The Kyle Malnati Show – Real Estate Radio (Episode #4)

November 14, 2014 – LIVE from Denver’s Cherry Creek neighborhood, this the Kyle Malnati Radio Show where multifamily matters! People might say that I’m not a complex guy, but I sell apartment complexes! I am your host, Kyle Malnati, and I’m excited to talk to you about real estate today. Thanks for joining us today and for tuning in.

War, the song we started this episode with, is an iconic song from the 1970s by a musician named Edwin Starr. That song became very popular as an anti-war protest song and what we would like to use it for today in our show is to talk about how apartment buildings in Denver are getting bidding wars by multiple buyers submitting contracts, a lot of times these contracts are over the list price. My team, my business partner Greg Johnson and myself, have specialized in creating these bidding wars for our clients. We wrote a blog post about this on our website denverapartmentbuildingsforsale.com and we talked about bidding wars, and how war is good for sellers in Denver. After I presented at a multi-family seminar, a client of mine, who’s opinion I value very much, complemented Greg and myself by saying “our brokerage team is a marketing machine.” The truth is, I believe that it is our responsibility as a brokerage company to be amazing, relentless marketers on behalf of our clients. What that means to me is my goal is to achieve the highest price possible when I am contracted my a seller to list their building for sale. Not only are we looking for the highest price possible, we are looking for the highest price possible from the most qualified buyer, in the fastest time frame possible. Over the past few years, we have earned a great reputation of selling our listings above list price.

The inspiration for this vlog that we are doing today stems from these bidding wars, but also comes from a kind of snarky email I got from another investor in Denver that said specifically, “As I told you before, I am not interested in a bidding war. So I don’t see how I can do business with you.” This quote came directly from an email I received from someone who was clearly frustrated about the fact that we drive a lot of interest to our inventory of apartment buildings whenever we list them. I really take this as a compliment, in a highly competitive market I simply can’t make sense of sellers that want to negotiate directly with a buyer off the market. Don’t get me wrong the goal is not to get every Peter, Paul, and Mary over to the building. We don’t want to get every single person over to the building just for the sake of having a bunch of warm bodies around, we want to get the most qualified people. There is a dedicated balance between kind of this feeling of a public auction and this well designed plan of attack that brings as many qualified and experienced buyers to the table to generate the highest offer possible.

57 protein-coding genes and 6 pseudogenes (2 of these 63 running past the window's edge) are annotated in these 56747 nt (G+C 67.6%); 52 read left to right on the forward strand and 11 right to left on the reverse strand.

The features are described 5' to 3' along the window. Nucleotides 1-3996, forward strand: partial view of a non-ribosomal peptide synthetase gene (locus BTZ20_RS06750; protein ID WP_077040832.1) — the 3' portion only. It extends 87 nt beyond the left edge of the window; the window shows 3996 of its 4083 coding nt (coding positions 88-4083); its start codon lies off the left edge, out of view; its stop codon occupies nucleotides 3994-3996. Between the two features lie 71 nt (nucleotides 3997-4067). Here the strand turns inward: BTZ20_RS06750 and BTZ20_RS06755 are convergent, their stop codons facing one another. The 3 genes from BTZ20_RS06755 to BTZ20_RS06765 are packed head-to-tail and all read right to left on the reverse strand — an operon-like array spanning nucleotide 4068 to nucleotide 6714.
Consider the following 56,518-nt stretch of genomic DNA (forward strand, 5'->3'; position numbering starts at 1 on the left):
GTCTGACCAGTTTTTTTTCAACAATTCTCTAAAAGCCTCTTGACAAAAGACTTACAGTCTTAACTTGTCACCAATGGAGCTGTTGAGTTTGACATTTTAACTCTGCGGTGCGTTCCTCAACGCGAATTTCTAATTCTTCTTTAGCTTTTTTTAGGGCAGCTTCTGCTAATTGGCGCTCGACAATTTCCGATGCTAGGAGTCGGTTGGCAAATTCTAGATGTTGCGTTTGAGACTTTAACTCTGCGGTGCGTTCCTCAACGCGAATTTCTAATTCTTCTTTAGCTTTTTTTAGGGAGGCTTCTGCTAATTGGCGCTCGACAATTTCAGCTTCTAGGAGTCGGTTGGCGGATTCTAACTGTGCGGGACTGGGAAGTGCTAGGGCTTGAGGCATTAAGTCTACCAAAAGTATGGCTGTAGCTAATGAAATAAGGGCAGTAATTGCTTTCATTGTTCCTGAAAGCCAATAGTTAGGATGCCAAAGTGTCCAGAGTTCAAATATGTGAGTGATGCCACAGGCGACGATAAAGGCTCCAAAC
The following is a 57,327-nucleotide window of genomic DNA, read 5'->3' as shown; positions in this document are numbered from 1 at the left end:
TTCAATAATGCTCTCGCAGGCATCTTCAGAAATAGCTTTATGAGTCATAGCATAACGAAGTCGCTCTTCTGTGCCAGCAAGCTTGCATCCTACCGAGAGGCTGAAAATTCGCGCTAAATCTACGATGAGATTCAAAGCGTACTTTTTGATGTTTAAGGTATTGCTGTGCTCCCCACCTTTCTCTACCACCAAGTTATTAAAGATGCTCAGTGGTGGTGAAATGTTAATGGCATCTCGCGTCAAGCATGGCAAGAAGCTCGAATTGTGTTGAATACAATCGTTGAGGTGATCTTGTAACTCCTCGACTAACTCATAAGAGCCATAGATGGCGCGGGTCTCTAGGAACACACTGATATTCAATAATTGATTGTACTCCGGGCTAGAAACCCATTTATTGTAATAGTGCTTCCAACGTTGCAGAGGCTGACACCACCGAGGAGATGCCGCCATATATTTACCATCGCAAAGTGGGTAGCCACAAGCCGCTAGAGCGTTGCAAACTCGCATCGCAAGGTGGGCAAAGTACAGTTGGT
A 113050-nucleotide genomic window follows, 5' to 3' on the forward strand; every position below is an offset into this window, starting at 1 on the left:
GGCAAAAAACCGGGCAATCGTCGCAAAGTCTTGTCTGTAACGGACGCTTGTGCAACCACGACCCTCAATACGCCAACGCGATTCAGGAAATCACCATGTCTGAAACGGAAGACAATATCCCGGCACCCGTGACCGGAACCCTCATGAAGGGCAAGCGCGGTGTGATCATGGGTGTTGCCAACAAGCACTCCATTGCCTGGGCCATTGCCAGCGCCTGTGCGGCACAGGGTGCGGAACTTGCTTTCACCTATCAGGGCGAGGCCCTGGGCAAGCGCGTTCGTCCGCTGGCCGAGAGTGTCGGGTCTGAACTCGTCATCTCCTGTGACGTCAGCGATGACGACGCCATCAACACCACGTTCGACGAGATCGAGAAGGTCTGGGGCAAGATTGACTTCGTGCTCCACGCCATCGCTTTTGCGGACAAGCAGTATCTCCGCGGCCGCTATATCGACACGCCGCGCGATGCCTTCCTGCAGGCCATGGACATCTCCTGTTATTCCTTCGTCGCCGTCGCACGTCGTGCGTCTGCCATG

Well, we practice what we preach, and I can go over a number of different examples this year where we created bidding wars and elevated the purchase price way over the asking price. Our strategy here is not to under-price a property, but to price it appropriately in the market place. If the market place is just slightly above where the property is priced, our goal is to get the listing price just right, to where there is plenty of interested buyers circling. What happens, as a result of a getting enough interested buyers circling, is it shoots the price well above the listing price.

A good example of this is a building we sold in Cheesman Park, 27-units that sold for $170,000 over list price. I have never experienced the level of interest that we had with this property in my entire career. That would be something that hopefully I match again, but we did eleven tours with well-qualified investors on the first day showing the property, and we received ten offers that same day.

The next example of a bidding war we experienced was when we received $70,000 over list price for a building we sold in Congress Park. We got multiple offers,  and we parlayed the multiple offers into this “call for offers” environment where everyone had to submit their bids before the designated deadline. As a result of this process, we got $70,000 over our list price for that investor.

Another example of a building we sold over the list price, was a smaller building located in Cheesman Park that sold for $45,000 over list price. Within the same week, we received five offers that were all either at or above the listing price.